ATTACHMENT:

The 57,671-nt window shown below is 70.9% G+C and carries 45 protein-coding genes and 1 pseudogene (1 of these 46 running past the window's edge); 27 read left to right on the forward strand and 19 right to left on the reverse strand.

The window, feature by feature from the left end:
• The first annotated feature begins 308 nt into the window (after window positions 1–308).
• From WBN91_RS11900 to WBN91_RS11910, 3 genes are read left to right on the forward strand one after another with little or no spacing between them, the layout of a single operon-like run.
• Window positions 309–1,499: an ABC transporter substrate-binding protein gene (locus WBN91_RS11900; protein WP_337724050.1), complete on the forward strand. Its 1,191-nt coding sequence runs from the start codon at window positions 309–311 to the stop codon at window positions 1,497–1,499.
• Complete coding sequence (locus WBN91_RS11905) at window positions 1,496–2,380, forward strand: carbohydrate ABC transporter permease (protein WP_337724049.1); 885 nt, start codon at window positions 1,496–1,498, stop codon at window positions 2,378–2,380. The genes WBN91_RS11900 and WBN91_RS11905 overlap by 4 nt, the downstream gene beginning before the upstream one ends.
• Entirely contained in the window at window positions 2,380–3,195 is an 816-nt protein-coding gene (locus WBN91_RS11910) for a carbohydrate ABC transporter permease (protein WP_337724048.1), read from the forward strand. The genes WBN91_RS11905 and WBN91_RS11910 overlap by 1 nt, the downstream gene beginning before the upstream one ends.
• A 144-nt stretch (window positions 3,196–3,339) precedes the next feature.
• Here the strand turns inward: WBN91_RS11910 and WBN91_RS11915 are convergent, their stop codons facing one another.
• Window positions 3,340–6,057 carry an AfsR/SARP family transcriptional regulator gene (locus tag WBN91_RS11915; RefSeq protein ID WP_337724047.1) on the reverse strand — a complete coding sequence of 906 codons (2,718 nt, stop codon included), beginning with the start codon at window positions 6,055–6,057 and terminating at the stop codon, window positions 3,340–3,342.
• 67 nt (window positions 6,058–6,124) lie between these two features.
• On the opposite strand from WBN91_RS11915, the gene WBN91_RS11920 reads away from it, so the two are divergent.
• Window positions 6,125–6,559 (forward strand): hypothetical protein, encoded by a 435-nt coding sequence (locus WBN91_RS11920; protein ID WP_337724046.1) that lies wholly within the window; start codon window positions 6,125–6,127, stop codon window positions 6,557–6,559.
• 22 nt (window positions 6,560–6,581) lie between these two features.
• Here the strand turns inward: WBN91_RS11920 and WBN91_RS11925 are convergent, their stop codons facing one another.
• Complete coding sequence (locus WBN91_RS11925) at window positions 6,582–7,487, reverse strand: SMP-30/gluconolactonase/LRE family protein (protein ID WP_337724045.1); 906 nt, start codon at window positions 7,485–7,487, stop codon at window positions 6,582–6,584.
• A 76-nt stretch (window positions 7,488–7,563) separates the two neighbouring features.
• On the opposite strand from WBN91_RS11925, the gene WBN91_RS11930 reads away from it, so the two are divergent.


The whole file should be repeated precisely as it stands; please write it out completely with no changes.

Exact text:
The 57,671-nt window shown below is 70.9% G+C and carries 45 protein-coding genes and 1 pseudogene (1 of these 46 running past the window's edge); 27 read left to right on the forward strand and 19 right to left on the reverse strand.

The window, feature by feature from the left end:
• The first annotated feature begins 308 nt into the window (after window positions 1–308).
• From WBN91_RS11900 to WBN91_RS11910, 3 genes are read left to right on the forward strand one after another with little or no spacing between them, the layout of a single operon-like run.
• Window positions 309–1,499: an ABC transporter substrate-binding protein gene (locus WBN91_RS11900; protein WP_337724050.1), complete on the forward strand. Its 1,191-nt coding sequence runs from the start codon at window positions 309–311 to the stop codon at window positions 1,497–1,499.
• Complete coding sequence (locus WBN91_RS11905) at window positions 1,496–2,380, forward strand: carbohydrate ABC transporter permease (protein WP_337724049.1); 885 nt, start codon at window positions 1,496–1,498, stop codon at window positions 2,378–2,380. The genes WBN91_RS11900 and WBN91_RS11905 overlap by 4 nt, the downstream gene beginning before the upstream one ends.
• Entirely contained in the window at window positions 2,380–3,195 is an 816-nt protein-coding gene (locus WBN91_RS11910) for a carbohydrate ABC transporter permease (protein WP_337724048.1), read from the forward strand. The genes WBN91_RS11905 and WBN91_RS11910 overlap by 1 nt, the downstream gene beginning before the upstream one ends.
• A 144-nt stretch (window positions 3,196–3,339) precedes the next feature.
• Here the strand turns inward: WBN91_RS11910 and WBN91_RS11915 are convergent, their stop codons facing one another.
• Window positions 3,340–6,057 carry an AfsR/SARP family transcriptional regulator gene (locus tag WBN91_RS11915; RefSeq protein ID WP_337724047.1) on the reverse strand — a complete coding sequence of 906 codons (2,718 nt, stop codon included), beginning with the start codon at window positions 6,055–6,057 and terminating at the stop codon, window positions 3,340–3,342.
• 67 nt (window positions 6,058–6,124) lie between these two features.
• On the opposite strand from WBN91_RS11915, the gene WBN91_RS11920 reads away from it, so the two are divergent.
• Window positions 6,125–6,559 (forward strand): hypothetical protein, encoded by a 435-nt coding sequence (locus WBN91_RS11920; protein ID WP_337724046.1) that lies wholly within the window; start codon window positions 6,125–6,127, stop codon window positions 6,557–6,559.
• 22 nt (window positions 6,560–6,581) lie between these two features.
• Here the strand turns inward: WBN91_RS11920 and WBN91_RS11925 are convergent, their stop codons facing one another.
• Complete coding sequence (locus WBN91_RS11925) at window positions 6,582–7,487, reverse strand: SMP-30/gluconolactonase/LRE family protein (protein ID WP_337724045.1); 906 nt, start codon at window positions 7,485–7,487, stop codon at window positions 6,582–6,584.
• A 76-nt stretch (window positions 7,488–7,563) separates the two neighbouring features.
• On the opposite strand from WBN91_RS11925, the gene WBN91_RS11930 reads away from it, so the two are divergent.